JPMorgan Chase To Put Over $1 Million Dollars Into Housing In Detroit


By Ryan Velez

Detroit has a history of bad press as one of the U.S.’s most financially struggling major cities, but a $1.35 million renovation for Detroit housing will hopefully be the start of a new tide for the area. Black Enterprise reports that this is a combination of JPMorgan Chase & Co. and Capital Impact Partners, a nonprofit community development financial institution. The hope of this project will be to drive inclusive growth by creating jobs and expanding retail and residential areas.

The exact way the funds will be used is to repurpose two burned and currently unusable buildings as well as reactivate one that has been vacant for quite some time. The final result of the newly developed Garland Building will be three residential units, three commercial spaces, and a community courtyard. The location will house multiple local businesses, including a salon called Village Parlor and Motor City Match applicant, Geiger Eat Shop. JPMorgan Chase has previously pledged a $100 million commitment to the city’s economic recovery. Part of this commitment is the $30 million Detroit Neighborhoods Fund, which will also expand on previous work done by organizations, foundations, and partner institutions to provided sustained revitalization for Detroit.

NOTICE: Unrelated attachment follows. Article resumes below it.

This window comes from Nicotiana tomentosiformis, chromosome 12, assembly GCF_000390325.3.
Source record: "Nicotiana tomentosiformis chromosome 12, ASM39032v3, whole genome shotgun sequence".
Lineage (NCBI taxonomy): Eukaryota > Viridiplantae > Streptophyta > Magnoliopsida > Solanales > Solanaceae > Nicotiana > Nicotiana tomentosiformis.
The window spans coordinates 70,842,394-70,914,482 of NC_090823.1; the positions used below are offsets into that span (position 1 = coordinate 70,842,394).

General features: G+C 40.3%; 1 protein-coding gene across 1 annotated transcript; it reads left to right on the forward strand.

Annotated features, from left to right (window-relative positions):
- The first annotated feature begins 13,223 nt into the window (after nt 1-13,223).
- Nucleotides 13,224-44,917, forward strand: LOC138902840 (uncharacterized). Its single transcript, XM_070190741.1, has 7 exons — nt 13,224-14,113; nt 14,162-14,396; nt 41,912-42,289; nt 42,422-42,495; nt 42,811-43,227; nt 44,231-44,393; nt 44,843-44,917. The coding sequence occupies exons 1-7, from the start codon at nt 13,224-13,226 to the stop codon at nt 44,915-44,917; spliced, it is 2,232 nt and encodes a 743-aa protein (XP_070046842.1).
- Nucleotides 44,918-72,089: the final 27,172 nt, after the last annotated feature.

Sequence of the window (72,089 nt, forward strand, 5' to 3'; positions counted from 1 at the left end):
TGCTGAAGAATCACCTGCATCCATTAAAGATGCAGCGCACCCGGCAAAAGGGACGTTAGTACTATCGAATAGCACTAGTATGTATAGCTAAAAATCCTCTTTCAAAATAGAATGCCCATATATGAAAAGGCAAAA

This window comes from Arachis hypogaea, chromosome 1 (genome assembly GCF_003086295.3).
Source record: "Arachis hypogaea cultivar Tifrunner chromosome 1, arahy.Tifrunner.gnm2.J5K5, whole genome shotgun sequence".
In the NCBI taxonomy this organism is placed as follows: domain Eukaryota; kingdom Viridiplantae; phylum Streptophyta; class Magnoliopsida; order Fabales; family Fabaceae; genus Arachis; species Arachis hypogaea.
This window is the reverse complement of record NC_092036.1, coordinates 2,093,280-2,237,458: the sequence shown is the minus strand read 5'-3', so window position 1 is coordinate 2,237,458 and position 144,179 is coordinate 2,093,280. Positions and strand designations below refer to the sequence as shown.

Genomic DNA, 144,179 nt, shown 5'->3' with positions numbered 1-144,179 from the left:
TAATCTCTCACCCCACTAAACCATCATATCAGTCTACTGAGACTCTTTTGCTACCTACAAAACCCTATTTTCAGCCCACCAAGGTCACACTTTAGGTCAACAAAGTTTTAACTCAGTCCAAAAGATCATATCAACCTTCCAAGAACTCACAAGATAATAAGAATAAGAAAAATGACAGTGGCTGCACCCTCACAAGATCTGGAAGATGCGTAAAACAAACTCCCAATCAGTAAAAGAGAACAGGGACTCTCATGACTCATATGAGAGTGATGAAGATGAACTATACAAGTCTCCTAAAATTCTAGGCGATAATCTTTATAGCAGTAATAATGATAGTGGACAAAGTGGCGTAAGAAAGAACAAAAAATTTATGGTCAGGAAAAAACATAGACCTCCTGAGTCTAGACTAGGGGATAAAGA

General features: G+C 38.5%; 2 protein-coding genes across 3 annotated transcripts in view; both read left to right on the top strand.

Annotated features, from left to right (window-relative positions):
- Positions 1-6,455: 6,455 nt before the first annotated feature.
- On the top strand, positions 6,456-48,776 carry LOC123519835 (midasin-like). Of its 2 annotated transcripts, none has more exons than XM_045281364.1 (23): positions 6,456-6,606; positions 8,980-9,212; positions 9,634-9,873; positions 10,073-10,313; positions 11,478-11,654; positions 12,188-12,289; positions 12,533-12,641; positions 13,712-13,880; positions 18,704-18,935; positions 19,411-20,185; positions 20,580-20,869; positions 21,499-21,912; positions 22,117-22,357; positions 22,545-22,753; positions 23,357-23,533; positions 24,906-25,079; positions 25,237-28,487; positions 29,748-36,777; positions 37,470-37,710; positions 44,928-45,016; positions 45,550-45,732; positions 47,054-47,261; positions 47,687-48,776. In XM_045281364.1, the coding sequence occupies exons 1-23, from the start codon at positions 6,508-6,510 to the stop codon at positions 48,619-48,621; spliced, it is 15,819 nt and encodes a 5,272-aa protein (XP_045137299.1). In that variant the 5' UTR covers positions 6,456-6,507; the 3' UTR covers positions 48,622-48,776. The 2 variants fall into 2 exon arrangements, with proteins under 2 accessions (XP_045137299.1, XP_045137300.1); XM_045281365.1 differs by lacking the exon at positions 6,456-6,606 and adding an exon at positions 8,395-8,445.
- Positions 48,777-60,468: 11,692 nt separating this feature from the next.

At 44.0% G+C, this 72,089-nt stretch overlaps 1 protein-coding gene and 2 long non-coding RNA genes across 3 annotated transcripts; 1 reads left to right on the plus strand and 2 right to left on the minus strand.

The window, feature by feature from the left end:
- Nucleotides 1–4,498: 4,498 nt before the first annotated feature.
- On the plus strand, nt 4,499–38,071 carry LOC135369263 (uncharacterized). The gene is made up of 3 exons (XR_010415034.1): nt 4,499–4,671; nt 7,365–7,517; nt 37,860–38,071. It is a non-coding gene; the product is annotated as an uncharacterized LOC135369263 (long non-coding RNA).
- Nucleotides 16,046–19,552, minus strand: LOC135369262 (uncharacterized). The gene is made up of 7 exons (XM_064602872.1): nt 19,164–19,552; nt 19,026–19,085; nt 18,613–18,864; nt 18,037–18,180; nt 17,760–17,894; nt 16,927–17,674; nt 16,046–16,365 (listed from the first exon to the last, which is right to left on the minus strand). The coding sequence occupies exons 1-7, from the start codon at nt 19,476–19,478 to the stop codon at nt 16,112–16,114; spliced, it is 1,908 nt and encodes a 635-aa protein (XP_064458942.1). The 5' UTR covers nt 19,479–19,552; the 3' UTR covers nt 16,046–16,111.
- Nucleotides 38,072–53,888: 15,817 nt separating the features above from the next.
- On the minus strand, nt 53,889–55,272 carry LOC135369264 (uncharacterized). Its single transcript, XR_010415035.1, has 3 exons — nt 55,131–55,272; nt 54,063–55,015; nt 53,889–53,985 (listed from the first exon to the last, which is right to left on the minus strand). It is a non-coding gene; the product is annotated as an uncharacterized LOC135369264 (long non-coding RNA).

“Detroit’s comeback will be sustainable if we continue to work together and help those who live and work in neighborhoods like West Village,” said Jamie Dimon, Chairman and CEO of JPMorgan Chase, in a press statement. “This collaborative spirit is creating economic opportunity in Detroit’s neighborhoods and encouraging others to invest. This approach is a tribute to the Mayor’s leadership and community leaders who will make projects like the Garland Building a success.”

Mayor Mike Duggan added that “The redevelopment of these two vacant commercial buildings is another example of how Detroit’s turnaround is starting to take hold in more neighborhoods. Thanks to our partners at JPMorgan Chase and Capital Impact Partners, this small business strip will become a great asset to the surrounding community and to our city.”

Melinda Clemons, a senior loan officer at Capital Impact Partners, also mentioned that the mixed-income makeup of some of these projects was going to be key for a more inclusive Detroit as the city rebuilds and grows. “As the first in a coming series of projects that will radiate out from development in central Detroit to other resurgent neighborhoods, the Garland Building is a true catalyst for a new wave of recent revitalization efforts in this part of the city,” she added.



Community Building